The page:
How Quickly Would a Recession Bring Down Inflation?

July 19, 2022

With inflation surging at the fastest pace in more than 40 years, the Federal Reserve has been aggressive in raising rates and tightening monetary policy. While the Fed hopes that it can engineer a “soft landing,” there are growing fears that the Fed may tip the economy into a recession. If we are unable to avoid a recession, what would that mean for inflation?

To answer that question, a researcher from The Macro Compass newsletter looked at how recessions have impacted inflation. Of the 16 recessions the U.S. economy has seen over the last 100 years, 11 were preceded by a period when inflation was above 3%, and in all 11 instances, the recession led to a marked slowdown in CPI.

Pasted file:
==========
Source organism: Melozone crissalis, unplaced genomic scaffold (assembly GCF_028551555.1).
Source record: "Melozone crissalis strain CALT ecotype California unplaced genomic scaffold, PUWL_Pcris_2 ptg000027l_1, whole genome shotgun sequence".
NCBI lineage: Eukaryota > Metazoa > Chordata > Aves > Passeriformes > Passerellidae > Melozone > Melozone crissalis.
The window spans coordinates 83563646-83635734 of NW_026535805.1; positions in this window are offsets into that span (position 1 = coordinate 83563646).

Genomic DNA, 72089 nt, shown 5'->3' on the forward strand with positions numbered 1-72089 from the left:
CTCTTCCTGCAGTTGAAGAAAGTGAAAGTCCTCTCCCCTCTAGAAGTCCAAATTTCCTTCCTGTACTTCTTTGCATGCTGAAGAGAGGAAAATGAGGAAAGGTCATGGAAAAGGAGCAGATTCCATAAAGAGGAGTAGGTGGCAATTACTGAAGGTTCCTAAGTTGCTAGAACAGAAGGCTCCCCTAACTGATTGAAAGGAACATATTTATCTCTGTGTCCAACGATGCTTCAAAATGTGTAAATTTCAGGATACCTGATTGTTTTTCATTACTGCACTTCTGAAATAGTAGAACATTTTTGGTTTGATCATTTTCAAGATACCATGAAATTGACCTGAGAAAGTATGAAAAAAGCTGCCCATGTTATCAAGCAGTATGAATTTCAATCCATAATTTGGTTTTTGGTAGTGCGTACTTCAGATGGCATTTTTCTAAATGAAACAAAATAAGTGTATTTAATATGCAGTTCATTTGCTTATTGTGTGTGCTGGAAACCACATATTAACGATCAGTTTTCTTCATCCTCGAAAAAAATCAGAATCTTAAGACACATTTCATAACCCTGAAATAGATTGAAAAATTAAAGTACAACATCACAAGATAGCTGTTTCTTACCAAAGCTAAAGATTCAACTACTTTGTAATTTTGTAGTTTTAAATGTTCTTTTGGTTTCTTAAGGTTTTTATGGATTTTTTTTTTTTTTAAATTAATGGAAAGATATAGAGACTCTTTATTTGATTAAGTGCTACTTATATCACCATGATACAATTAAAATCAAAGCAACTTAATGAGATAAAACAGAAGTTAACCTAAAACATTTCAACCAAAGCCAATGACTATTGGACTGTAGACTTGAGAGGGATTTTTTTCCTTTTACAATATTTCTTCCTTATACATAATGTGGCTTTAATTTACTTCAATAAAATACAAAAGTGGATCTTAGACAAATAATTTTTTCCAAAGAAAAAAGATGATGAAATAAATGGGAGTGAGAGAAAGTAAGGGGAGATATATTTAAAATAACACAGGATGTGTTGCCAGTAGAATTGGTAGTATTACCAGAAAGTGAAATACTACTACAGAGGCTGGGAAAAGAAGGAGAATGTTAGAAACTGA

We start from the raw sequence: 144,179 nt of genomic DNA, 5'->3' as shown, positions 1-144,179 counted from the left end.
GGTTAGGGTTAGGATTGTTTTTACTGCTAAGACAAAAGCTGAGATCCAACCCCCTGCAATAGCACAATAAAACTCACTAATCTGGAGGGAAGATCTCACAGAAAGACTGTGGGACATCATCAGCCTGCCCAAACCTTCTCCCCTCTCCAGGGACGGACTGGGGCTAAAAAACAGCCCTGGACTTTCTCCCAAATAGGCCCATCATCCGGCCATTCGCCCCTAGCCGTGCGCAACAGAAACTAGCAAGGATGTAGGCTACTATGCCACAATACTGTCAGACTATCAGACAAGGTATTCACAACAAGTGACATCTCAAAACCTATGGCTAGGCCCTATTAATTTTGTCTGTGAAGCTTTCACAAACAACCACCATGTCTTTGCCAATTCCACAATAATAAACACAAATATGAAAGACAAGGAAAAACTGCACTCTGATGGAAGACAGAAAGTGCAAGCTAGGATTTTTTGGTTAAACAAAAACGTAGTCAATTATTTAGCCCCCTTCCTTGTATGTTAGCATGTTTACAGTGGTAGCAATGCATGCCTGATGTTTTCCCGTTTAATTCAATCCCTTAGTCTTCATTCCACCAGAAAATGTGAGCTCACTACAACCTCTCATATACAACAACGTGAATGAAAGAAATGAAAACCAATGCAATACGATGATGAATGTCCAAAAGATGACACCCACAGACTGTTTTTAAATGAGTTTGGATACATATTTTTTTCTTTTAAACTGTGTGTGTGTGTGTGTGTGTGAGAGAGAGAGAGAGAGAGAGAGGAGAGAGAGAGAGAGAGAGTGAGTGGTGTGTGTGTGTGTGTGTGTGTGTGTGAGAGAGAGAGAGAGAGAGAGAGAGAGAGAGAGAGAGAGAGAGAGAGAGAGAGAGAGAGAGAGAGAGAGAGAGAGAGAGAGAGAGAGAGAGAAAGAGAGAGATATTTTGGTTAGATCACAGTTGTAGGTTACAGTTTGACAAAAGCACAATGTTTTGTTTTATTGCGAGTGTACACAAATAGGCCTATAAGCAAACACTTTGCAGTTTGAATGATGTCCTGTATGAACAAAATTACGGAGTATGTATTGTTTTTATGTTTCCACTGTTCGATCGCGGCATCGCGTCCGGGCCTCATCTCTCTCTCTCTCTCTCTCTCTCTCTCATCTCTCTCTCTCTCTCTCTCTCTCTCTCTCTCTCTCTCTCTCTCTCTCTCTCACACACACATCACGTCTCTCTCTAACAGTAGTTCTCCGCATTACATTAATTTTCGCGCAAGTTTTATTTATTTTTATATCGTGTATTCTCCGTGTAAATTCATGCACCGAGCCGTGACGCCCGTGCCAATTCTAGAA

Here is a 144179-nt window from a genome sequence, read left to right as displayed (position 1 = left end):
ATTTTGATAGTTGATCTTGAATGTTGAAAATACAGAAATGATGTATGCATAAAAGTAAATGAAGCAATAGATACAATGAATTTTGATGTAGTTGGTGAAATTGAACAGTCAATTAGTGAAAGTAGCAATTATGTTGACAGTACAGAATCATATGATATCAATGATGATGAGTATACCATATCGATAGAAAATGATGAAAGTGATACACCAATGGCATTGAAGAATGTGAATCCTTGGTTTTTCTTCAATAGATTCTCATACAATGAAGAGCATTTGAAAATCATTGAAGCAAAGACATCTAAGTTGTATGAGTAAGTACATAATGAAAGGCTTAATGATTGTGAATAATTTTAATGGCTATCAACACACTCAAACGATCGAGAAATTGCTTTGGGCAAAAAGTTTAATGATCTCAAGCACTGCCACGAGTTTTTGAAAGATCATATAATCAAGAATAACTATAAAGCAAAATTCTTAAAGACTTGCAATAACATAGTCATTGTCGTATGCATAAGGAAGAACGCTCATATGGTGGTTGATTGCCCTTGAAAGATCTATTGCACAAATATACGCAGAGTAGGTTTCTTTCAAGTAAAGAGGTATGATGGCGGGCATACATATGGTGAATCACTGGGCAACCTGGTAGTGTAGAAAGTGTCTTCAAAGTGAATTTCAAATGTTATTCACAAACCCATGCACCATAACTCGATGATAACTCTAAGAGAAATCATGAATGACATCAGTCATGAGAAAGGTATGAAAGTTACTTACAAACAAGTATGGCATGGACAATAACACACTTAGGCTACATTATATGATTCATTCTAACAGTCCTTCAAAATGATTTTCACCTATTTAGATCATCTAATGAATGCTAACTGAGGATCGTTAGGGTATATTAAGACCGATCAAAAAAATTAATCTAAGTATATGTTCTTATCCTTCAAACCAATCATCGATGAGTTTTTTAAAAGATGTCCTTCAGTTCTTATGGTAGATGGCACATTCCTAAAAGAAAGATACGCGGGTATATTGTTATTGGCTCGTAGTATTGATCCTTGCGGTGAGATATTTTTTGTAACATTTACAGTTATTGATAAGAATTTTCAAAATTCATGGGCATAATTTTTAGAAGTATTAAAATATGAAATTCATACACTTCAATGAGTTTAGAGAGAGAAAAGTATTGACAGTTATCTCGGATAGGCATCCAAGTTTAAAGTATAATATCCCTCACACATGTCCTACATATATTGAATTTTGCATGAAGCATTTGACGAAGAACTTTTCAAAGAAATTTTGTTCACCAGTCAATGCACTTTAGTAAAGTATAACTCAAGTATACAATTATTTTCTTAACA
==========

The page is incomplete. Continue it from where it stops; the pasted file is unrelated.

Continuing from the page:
On average, a recession leads to a peak-to-trough reduction in inflation (as measured by CPI) of 6.8%, and it takes an average of 16.2 months for inflation to slow to the Fed’s 2% target.

Of course, not all recessions are the same. During the stagflation era of the 1970s, a recession in 1974 brought inflation down substantially, falling 7.4% from its peak of 12.3% to 4.9%, a marked slowdown, but still well above the Fed’s target.

Bigger recessions also slow inflation much faster. Research shows that when there is a 5% or more drawdown in cumulative GDP, such as during the Great Depression and 2008 financial crisis, it takes only 7 months on average to bring inflation from its peak to 2%.

If history holds true, that would mean if we were to enter an average recession today, it would take about 16 months for inflation to fall from its current level of roughly 9% to 2%

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